When the folk music troupe, Dohar — the musicians prefer not to call themselves a ‘band’ — takes the stage, one expects a stellar musical experience. Since its inception in the year 1999, Dohar has been known for its skill and versatility — it specializes in music from the Northeast, West Bengal and what is now Bangladesh. Its repertoire is vast — the lead vocalist, Kalika Prasad, and his troupe members perform lok sangeet — baulgaan, bhatiali, agomoni-bijoya songs and more — and Rabindrasangeet with equal ease. This was evident when the troupe performed at the ICCR on September 11.
The first thing one notices during a Dohar show is the mind-boggling variety of instruments the troupe plays. Each of the seven members plays a primary instrument; beyond that, in the midst of their performances, they pick up other, lesser-known instruments at will from a laden table. Kalika Prasad began the show with an introduction to Dohar and an ashor bondona — a song of worship that honours the troupe’s audience — from their 2003 album. The piercing sound of the flute melded with the quiet twangs of the dotara. Before long the song took on a life of its own with the help of the heady sound of the dholak. Prasad went on to acquaint his audience with the history behind each of the songs that they performed. He spoke of Hason Raja, a Muslim musician who believed in spreading the message of love instead of spending time reading namaz; Tagore, Prasad said, had once spoken of Hason Raja in one of his lectures. Dohar’s performance of Raja’s “Hason Raja koy, ami kisu noy” was tight and seamless; the musicians dealt deftly with the changing rhythms of the song. When they moved onto S.D. Burman’s “Tak dum tak dum bajai Bangladesh-er dhol”, Prasad said that Dohar’s version of the song was a reworking of the original which was a song of lament. What made Dohar’s interpretation of Burman’s composition stand out was its mischievous, playful dhol solo.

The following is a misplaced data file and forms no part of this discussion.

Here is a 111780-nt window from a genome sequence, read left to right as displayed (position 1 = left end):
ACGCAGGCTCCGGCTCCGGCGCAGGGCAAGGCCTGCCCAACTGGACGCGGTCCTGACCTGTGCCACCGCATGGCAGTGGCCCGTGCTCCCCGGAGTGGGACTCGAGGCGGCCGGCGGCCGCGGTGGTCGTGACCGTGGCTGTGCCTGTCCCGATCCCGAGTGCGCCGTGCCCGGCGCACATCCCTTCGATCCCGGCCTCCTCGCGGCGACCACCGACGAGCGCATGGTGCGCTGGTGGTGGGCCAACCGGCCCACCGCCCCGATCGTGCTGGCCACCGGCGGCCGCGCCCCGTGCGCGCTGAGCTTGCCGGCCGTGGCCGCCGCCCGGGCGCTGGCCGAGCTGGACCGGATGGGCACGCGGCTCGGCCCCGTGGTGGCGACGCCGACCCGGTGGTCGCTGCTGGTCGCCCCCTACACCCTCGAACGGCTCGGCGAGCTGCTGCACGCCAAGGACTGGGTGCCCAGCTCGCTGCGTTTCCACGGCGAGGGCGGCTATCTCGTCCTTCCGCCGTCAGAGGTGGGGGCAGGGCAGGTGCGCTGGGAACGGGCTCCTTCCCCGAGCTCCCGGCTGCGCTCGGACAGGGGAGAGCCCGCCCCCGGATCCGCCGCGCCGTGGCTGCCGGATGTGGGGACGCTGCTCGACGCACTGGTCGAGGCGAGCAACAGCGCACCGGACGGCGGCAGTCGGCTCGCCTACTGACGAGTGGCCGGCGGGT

Next on Dohar’s list of experiments was an attempt to show how some of Tagore’s music was inextricably linked with Lalon Fakir. The musicians melded the song, “Dekhechhi rup sagore moner manush” with Tagore’s “Amar praner manush ache prane”, creating what they called a dialogue between Lalon and Tagore. This was followed by a rather vigorous rendition of “Akash bhora surjo tara” that did not do much for me — sometimes, experimenting too much with Tagore is not always the best thing to do. But Dohar soon recovered with their riotous, carnival-like performance of an Abbasuddin jari gaan, “Allah megh de, pani de”. Abbasuddin, a musician from North Bengal, sang songs from both sides of the border.
The most interesting performance of the evening was what Dohar introduced as the song of the displaced Assam tea garden workers. The lyrics of the song, “Phaki diye niye elo re Assam-er bagan-e” echoed the frustration of the Dolu tea garden workers who were lured to Assam with the promise of a better life, but found themselves mired in toil and penury. This was followed by a Sylheti song of love and courtship. But the best was saved for the last — an agomoni that Dohar said embodied the essence of lok sangeet, which does not idolize deities but looks upon them as fallible and human. A song about Shiva giving into Parvati’s demands and letting her return to her parents’ abode was a fitting way to end a concert ahead of Durga Puja. The show was rather long; Dohar tried to play a little bit of everything they knew, and Prasad’s long introductions did test one’s patience. But ending the show with a reminder that the Pujas are around the corner was a clever move. The happy glow it left me with was undeniable.